While carrying out competitor analysis for clients I am increasingly coming across blatant black hat SEO practices that were once banned from the index.
Normally the process on discovery is clear. You report it to the web spam team and it disappears. However, lately the web spam submission form appears to be a black hole.
So is web spam, hidden text and cloaking now okay? Where has the web spam team gone?
When you consider this interesting post about paid links, you have to ask a few questions:
- Is Google concentrating too much on world domination and lost its concentration on the customer?
- Are the advertising dollars from customers helping them ‘overlook’ certain practices?
Whether sinister or not one thing is for sure; black hat is back. Let’s look at three excellent examples of black hat.
Web spam and cloaking respectively are at the top of the results for any search on rugby spread betting on google.co.uk. The two websites in question clearly provide different data to Google than to users. For hidden text we need look no further than a legitimate player, who seemingly can get away with hidden <H1> titles and not get penalised. Even after these sites were reported they keep on trucking.
Web spam: www.britishinformation.com/
The entire page is different in Google than the actual code of the page being presented. As a highlight have a look at the different meta-descriptions.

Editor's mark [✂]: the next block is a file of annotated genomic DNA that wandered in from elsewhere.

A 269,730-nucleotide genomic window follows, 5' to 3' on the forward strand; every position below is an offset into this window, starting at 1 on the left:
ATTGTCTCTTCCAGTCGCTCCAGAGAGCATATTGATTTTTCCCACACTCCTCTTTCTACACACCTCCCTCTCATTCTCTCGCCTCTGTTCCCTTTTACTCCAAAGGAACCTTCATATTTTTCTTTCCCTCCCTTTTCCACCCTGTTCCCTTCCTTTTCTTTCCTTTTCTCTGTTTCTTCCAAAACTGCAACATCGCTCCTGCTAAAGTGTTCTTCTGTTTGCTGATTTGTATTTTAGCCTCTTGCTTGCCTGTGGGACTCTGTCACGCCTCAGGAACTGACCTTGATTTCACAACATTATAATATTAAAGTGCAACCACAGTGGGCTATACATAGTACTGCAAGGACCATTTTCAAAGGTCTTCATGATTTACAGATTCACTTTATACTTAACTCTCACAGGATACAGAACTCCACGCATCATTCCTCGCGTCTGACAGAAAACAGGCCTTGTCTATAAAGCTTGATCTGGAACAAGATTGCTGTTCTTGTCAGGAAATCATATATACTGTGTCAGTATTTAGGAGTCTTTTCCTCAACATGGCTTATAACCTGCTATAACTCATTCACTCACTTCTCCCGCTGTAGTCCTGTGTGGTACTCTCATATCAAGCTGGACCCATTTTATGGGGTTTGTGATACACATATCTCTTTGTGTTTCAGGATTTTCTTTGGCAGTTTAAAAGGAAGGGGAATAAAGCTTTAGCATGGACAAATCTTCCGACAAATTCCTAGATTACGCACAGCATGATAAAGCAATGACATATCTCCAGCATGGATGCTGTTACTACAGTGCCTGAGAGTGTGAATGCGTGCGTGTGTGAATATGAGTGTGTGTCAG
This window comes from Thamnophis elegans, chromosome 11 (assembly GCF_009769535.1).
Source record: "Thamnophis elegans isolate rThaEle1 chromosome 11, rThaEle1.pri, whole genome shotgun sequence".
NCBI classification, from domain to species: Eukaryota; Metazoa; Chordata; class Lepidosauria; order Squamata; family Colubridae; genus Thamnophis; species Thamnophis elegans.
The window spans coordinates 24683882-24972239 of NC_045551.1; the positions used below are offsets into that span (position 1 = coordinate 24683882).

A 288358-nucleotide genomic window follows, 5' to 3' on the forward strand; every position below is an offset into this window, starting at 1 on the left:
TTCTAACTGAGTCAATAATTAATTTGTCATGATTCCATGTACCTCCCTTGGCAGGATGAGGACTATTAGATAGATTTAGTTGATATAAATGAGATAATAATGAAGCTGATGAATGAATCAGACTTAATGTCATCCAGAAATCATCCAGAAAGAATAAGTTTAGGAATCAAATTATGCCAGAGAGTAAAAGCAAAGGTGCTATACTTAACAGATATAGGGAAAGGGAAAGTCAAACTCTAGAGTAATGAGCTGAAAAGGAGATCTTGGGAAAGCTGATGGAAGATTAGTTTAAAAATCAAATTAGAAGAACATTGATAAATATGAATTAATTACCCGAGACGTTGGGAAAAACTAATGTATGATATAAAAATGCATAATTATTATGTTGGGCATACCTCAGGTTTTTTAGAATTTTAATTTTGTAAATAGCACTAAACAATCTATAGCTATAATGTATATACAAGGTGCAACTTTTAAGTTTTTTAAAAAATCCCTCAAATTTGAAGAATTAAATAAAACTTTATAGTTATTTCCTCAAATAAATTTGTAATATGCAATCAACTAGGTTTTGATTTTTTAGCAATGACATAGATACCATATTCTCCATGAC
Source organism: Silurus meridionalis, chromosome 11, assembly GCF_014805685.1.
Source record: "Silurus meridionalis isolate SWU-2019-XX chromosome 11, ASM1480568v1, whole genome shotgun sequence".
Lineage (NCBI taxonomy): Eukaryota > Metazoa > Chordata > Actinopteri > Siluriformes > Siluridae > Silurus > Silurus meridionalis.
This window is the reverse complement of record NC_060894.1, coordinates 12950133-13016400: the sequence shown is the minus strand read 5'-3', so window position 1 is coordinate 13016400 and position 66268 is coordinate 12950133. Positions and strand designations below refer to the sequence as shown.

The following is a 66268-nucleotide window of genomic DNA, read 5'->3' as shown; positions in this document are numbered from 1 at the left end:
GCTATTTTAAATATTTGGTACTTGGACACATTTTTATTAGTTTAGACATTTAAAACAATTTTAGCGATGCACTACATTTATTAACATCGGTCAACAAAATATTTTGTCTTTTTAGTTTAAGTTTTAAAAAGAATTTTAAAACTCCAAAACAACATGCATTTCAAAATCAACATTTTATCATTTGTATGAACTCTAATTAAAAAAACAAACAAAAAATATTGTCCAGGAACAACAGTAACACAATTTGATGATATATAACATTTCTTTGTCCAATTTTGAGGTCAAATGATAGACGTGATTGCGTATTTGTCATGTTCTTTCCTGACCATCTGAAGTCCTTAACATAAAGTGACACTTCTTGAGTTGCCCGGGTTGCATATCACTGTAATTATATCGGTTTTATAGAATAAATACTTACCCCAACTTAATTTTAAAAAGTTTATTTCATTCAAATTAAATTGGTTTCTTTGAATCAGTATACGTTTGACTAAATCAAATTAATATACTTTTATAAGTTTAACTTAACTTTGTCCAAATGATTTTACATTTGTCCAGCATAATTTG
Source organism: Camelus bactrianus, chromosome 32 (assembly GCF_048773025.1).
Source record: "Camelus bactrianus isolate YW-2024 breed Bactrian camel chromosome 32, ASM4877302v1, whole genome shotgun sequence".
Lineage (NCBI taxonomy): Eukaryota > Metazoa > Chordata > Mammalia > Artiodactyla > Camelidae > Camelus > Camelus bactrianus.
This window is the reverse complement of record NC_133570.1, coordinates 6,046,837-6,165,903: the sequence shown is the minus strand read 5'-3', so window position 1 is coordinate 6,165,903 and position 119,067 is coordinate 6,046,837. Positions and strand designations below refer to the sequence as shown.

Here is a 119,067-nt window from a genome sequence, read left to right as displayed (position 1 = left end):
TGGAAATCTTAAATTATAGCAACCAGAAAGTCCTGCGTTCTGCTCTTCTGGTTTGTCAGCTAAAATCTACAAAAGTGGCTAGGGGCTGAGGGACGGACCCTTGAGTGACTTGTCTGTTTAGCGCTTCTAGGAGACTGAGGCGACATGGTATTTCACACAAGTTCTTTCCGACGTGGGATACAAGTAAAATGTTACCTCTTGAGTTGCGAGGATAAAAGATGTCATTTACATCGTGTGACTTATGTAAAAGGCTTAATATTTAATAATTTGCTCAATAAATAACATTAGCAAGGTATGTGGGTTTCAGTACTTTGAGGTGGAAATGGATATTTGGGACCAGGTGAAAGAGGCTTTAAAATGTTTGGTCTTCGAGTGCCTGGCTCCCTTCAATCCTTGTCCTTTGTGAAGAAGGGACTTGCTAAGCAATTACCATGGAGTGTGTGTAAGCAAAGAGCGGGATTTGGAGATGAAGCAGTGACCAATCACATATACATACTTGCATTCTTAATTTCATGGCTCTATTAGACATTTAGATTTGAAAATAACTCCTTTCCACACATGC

<meta name="description" content=" Sport spread betting is Profitable spread trading for you to Gamble and profit. We offer Online Spread Betting Golf Gambling, NFL Betting Spread, and Betting Cricket Spread for you to gamble and win. ”>
<meta name="description" content="SportsSpread.com is an online tax free sport betting company for sports spread betting. Before betting online see our competitive spread betting prices and promotions." />
Hidden text: http://www.vistaprint.co.uk
This perfectly nice page has some great hidden headings that only appear to Google. Look for the two headings in the cache that show “Photo Calendars, Personalised desk Calendars”. A clear example of manipulation as these have no clear or obvious accessibility advantages for impaired users.
But despite these problems being reported to Google and a loud complaint on the webmasters portal Google appear blind. I the same vain as the recent post on paid links, I am really beginning to question whether Google cares anymore. They have failed to respond to every request. Does this mean silence is the new black?